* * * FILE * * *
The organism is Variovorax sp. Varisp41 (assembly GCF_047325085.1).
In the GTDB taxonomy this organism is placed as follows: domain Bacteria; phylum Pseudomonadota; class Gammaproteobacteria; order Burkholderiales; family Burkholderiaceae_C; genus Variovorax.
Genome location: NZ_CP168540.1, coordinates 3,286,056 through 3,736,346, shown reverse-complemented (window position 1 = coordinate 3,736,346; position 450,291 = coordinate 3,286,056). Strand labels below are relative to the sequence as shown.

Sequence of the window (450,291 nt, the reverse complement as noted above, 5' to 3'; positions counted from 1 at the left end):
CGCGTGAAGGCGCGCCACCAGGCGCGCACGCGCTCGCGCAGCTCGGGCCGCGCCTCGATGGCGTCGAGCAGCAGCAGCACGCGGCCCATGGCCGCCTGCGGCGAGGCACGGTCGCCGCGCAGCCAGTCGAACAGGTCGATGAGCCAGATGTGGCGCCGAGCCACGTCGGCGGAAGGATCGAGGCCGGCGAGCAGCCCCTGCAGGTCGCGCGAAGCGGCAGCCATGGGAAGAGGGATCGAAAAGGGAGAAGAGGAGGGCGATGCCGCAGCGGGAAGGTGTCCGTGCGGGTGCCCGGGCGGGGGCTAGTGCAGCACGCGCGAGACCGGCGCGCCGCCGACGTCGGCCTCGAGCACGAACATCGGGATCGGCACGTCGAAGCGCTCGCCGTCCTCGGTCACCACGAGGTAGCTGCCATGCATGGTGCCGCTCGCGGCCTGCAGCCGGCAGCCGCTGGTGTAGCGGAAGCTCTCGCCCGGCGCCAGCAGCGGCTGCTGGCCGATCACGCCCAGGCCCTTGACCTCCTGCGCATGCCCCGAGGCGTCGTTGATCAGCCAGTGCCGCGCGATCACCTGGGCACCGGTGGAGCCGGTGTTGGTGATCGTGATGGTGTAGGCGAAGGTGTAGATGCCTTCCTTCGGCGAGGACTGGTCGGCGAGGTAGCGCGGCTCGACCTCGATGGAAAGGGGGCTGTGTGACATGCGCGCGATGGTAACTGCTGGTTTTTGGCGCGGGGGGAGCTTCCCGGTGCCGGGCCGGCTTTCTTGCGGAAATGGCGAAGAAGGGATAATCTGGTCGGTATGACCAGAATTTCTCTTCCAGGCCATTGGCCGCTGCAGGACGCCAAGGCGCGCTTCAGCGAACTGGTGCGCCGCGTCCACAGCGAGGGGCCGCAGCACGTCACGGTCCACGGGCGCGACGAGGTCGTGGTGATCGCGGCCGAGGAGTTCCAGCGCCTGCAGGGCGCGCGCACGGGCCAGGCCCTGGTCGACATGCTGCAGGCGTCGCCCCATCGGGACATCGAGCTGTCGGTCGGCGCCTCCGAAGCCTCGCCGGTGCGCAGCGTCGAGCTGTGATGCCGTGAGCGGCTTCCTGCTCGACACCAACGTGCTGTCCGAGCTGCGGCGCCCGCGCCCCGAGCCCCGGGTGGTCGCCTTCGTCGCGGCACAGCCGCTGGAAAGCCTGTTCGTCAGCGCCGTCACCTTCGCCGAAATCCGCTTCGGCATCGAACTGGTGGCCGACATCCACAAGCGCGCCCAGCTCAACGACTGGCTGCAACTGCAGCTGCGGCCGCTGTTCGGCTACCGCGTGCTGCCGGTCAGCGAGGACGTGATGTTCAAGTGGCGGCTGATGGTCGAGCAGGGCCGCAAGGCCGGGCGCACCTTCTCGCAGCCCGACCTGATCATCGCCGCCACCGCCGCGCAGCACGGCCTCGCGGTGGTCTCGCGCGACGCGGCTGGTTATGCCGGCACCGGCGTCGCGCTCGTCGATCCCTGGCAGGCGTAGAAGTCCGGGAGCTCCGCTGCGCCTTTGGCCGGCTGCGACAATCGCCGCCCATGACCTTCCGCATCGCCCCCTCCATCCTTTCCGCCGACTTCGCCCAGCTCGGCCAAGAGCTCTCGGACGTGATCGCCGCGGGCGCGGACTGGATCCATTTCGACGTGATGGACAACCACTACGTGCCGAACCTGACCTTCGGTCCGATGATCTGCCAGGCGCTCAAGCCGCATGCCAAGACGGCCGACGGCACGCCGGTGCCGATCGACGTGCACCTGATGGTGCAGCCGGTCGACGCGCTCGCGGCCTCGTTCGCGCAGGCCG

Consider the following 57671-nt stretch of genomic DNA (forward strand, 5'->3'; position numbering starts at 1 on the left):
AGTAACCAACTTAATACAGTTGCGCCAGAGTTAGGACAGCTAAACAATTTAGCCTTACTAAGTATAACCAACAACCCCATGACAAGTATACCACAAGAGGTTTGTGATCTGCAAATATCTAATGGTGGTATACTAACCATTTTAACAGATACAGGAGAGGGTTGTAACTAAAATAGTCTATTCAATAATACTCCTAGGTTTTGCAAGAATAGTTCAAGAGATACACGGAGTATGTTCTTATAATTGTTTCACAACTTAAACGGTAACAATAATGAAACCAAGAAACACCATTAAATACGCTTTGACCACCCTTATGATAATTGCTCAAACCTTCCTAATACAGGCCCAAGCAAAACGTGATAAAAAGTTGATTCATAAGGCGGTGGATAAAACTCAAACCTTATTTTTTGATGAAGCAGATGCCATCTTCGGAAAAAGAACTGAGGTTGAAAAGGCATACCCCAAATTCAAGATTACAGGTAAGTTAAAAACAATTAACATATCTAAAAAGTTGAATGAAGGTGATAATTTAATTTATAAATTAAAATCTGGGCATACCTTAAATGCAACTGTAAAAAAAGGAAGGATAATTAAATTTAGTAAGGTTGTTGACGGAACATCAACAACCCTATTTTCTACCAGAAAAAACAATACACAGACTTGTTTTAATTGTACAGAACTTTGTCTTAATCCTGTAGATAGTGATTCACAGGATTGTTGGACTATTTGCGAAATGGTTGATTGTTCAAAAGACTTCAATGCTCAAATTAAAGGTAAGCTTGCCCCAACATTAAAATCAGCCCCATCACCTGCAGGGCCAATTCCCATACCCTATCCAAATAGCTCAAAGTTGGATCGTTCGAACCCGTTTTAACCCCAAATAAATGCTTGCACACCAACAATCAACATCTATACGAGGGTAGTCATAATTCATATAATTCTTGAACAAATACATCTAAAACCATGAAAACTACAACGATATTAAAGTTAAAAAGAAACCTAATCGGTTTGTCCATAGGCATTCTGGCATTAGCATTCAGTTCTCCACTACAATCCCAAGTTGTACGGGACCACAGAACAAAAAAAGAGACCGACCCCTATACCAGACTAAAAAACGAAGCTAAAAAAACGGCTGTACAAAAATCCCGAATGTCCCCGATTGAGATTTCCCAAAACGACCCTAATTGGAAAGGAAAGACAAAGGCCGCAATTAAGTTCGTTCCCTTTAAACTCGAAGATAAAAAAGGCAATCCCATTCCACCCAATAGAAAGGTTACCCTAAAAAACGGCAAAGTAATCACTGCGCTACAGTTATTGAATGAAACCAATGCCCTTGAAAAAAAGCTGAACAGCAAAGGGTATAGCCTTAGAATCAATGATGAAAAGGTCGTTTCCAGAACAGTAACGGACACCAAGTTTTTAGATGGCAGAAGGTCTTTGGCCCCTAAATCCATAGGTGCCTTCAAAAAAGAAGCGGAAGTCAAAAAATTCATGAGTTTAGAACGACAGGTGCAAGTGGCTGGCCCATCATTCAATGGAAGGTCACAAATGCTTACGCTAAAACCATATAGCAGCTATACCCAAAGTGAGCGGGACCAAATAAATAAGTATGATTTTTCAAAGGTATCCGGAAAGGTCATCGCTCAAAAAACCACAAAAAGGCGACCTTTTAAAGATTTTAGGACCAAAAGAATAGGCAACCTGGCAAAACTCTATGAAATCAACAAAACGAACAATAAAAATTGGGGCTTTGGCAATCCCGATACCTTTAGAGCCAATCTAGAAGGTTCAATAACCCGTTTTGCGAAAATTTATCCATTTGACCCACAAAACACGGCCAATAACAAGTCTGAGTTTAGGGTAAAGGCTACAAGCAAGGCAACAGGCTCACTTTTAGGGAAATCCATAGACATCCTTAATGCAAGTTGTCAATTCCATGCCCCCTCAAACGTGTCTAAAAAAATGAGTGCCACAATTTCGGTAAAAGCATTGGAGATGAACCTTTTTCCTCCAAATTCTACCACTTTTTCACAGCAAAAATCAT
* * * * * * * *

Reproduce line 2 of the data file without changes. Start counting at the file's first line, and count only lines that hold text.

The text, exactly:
In the GTDB taxonomy this organism is placed as follows: domain Bacteria; phylum Pseudomonadota; class Gammaproteobacteria; order Burkholderiales; family Burkholderiaceae_C; genus Variovorax.